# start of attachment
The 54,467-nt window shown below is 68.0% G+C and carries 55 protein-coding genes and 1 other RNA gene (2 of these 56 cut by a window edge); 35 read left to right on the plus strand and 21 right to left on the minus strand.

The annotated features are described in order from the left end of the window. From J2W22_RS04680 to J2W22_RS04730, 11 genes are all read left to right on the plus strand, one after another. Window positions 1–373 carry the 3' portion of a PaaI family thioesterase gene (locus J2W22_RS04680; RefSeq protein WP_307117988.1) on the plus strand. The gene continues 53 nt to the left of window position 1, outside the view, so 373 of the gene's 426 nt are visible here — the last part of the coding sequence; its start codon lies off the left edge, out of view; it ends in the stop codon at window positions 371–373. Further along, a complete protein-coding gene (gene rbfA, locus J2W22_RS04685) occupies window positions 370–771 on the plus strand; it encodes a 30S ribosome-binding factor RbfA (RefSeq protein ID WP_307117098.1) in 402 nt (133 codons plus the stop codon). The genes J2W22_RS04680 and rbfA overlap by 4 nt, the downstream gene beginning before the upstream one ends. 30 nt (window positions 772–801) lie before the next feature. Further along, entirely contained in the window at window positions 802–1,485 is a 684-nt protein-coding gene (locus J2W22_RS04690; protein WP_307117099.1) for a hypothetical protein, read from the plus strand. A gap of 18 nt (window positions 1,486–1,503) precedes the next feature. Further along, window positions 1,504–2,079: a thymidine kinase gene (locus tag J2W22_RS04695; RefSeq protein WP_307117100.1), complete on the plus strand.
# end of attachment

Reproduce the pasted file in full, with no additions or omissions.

The 54,467-nt window shown below is 68.0% G+C and carries 55 protein-coding genes and 1 other RNA gene (2 of these 56 cut by a window edge); 35 read left to right on the plus strand and 21 right to left on the minus strand.

The annotated features are described in order from the left end of the window. From J2W22_RS04680 to J2W22_RS04730, 11 genes are all read left to right on the plus strand, one after another. Window positions 1–373 carry the 3' portion of a PaaI family thioesterase gene (locus J2W22_RS04680; RefSeq protein WP_307117988.1) on the plus strand. The gene continues 53 nt to the left of window position 1, outside the view, so 373 of the gene's 426 nt are visible here — the last part of the coding sequence; its start codon lies off the left edge, out of view; it ends in the stop codon at window positions 371–373. Further along, a complete protein-coding gene (gene rbfA, locus J2W22_RS04685) occupies window positions 370–771 on the plus strand; it encodes a 30S ribosome-binding factor RbfA (RefSeq protein ID WP_307117098.1) in 402 nt (133 codons plus the stop codon). The genes J2W22_RS04680 and rbfA overlap by 4 nt, the downstream gene beginning before the upstream one ends. 30 nt (window positions 772–801) lie before the next feature. Further along, entirely contained in the window at window positions 802–1,485 is a 684-nt protein-coding gene (locus J2W22_RS04690; protein WP_307117099.1) for a hypothetical protein, read from the plus strand. A gap of 18 nt (window positions 1,486–1,503) precedes the next feature. Further along, window positions 1,504–2,079: a thymidine kinase gene (locus tag J2W22_RS04695; RefSeq protein WP_307117100.1), complete on the plus strand.